Healthy sage plants start with planting them in the right soil. Sage thrives in well-drained, sandy, loamy soil. If growing in a container, consider putting a layer of pebbles in the bottom to encourage drainage. Sage is one plant that doesn’t require rich compost or mulch—keep in mind this herb is native to the dry, rocky Mediterranean area. When it comes to sage, it’s better to have a less lush plant with strong flavor and aroma than one with prolific leaves and blooms but little taste.
Sage is one of the few plants that prefers to play with vegetables rather than its fellow herbs, other than rosemary. So, plant it in the main garden, or at the edge of the herb garden near the vegetables. Sage will benefit these other plants by keeping away pests, attracting pollinators when it flowers, and enhancing the other plants’ flavors.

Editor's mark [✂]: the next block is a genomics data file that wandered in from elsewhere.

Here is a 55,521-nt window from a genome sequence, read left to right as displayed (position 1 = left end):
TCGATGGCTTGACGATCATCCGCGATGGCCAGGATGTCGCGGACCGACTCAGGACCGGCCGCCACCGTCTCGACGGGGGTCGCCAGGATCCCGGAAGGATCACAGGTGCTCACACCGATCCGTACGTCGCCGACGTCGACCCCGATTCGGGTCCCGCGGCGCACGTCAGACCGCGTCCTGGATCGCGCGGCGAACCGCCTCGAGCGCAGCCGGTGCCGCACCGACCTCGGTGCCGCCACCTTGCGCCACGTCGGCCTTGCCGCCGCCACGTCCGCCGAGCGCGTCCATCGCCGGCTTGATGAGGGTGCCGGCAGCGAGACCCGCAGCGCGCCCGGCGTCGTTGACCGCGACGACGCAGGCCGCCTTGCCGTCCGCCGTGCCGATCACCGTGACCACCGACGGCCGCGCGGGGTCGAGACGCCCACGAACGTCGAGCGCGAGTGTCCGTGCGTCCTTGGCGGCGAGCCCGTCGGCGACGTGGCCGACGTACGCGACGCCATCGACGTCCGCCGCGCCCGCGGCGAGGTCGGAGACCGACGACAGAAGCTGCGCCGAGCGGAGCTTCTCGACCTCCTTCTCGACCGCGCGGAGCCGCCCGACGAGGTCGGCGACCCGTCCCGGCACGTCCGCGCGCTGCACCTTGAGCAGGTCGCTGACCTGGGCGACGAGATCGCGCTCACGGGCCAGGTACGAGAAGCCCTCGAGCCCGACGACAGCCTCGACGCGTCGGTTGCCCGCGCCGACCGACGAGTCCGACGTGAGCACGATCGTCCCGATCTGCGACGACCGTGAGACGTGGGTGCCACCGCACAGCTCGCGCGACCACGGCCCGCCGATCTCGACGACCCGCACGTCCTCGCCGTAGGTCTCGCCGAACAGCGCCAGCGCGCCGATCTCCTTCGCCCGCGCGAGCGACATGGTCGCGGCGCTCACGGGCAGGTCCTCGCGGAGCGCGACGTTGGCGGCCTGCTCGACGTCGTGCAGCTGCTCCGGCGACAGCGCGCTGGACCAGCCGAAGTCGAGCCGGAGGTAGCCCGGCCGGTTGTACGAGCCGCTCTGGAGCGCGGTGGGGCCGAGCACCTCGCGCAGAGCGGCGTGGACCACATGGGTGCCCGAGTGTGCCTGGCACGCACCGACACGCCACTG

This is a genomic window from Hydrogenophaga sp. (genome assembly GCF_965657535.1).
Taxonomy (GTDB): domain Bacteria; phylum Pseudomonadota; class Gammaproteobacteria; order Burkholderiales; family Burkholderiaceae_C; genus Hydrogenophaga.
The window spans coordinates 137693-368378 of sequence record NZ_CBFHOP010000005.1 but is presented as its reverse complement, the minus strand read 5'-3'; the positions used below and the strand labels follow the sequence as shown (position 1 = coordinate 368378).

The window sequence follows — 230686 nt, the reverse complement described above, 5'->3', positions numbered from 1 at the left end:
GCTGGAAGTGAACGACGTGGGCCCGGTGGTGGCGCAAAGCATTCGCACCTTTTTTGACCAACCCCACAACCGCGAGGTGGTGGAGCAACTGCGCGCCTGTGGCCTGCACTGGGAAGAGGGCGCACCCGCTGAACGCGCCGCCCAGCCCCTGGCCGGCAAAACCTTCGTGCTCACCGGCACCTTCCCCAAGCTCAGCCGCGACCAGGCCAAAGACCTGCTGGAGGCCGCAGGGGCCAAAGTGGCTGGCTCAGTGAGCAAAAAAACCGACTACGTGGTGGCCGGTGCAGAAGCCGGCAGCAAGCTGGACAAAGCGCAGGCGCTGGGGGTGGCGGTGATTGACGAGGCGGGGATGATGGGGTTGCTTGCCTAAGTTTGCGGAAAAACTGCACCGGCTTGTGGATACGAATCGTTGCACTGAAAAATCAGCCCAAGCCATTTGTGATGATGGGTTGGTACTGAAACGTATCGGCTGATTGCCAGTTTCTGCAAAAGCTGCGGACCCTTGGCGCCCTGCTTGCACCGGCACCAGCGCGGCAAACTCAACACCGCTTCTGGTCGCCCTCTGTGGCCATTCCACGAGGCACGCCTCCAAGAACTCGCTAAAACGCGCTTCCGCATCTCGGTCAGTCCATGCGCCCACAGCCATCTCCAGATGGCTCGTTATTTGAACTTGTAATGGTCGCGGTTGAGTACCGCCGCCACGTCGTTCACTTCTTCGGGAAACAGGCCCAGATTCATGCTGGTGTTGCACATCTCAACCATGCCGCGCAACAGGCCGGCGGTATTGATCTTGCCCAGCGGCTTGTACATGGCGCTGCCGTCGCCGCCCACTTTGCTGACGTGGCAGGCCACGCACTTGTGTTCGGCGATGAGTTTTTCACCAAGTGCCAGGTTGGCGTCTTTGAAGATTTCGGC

Because sage is a bushy plant that will spread, be sure to give it plenty of space of its own. But you can plant these nearby:
- Brassicas plants
- Strawberries (sage enhances flavor)
And here is a list of plants to keep away from your salvia:
- Alliums (these plants love moist soil not suitable for sage)
- Cucumbers (sage can stunt cucumbers’ growth)
- Fennel (can stunt sage’s growth)
- Rue (will inhibit sage’s growth)
- Wormwood (can harm sage)
What type of soil do you use to grow your sage? What are your best tips for creating optimal soil for your sage? Please share your techniques with us.